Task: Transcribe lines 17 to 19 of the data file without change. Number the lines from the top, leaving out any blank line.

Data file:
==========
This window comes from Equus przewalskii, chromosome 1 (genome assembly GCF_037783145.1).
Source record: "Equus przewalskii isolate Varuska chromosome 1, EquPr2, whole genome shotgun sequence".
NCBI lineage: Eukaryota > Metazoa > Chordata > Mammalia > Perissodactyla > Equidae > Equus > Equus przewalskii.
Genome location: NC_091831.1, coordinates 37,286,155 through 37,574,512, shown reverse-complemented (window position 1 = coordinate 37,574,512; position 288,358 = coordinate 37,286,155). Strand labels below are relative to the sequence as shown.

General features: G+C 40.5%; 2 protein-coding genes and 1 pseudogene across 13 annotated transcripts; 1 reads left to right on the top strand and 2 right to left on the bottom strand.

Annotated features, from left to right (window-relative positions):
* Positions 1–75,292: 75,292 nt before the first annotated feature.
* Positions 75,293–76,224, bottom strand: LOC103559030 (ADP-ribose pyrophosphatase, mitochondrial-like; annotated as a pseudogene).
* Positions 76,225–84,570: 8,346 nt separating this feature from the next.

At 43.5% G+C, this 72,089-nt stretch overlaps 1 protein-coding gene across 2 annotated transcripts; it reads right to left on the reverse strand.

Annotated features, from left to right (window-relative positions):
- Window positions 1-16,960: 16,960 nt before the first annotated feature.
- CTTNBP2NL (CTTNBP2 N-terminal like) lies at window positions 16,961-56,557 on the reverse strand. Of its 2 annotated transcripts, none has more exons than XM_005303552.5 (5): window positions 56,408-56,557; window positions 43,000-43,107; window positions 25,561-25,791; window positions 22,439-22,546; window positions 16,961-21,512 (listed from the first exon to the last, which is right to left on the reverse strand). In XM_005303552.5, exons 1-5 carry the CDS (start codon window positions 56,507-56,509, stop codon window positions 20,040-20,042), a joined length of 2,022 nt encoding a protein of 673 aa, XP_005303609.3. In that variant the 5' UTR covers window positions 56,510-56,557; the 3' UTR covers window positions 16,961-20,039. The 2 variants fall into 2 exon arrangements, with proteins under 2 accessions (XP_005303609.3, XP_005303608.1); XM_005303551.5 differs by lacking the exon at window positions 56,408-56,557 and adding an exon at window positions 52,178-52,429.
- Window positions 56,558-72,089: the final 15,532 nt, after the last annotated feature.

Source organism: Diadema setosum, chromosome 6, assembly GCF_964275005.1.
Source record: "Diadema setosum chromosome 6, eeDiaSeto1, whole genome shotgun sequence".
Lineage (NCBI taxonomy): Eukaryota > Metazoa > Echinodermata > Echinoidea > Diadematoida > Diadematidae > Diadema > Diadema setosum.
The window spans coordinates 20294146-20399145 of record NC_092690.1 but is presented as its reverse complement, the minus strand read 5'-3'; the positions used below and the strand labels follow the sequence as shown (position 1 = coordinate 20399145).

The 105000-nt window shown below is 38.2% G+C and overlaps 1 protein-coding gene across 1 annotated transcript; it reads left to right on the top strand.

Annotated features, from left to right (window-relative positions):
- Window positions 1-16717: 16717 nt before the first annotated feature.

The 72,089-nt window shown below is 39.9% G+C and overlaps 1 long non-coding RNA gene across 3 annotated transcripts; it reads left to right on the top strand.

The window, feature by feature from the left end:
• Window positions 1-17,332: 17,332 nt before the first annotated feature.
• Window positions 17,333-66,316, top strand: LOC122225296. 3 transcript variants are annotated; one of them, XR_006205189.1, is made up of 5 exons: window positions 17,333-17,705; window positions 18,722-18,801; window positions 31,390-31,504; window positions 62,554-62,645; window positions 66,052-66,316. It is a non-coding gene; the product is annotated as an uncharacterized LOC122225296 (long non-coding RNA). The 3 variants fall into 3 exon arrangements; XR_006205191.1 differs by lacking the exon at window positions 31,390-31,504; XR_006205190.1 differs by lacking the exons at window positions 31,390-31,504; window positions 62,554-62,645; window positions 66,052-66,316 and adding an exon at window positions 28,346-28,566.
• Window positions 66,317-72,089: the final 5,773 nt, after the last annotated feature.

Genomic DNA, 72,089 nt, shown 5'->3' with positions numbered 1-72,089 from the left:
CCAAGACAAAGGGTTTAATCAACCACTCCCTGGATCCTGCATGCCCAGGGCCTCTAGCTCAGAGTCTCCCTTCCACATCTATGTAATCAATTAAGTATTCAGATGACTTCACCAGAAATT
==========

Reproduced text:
Lineage (NCBI taxonomy): Eukaryota > Metazoa > Echinodermata > Echinoidea > Diadematoida > Diadematidae > Diadema > Diadema setosum.
The window spans coordinates 20294146-20399145 of record NC_092690.1 but is presented as its reverse complement, the minus strand read 5'-3'; the positions used below and the strand labels follow the sequence as shown (position 1 = coordinate 20399145).

The 105000-nt window shown below is 38.2% G+C and overlaps 1 protein-coding gene across 1 annotated transcript; it reads left to right on the top strand.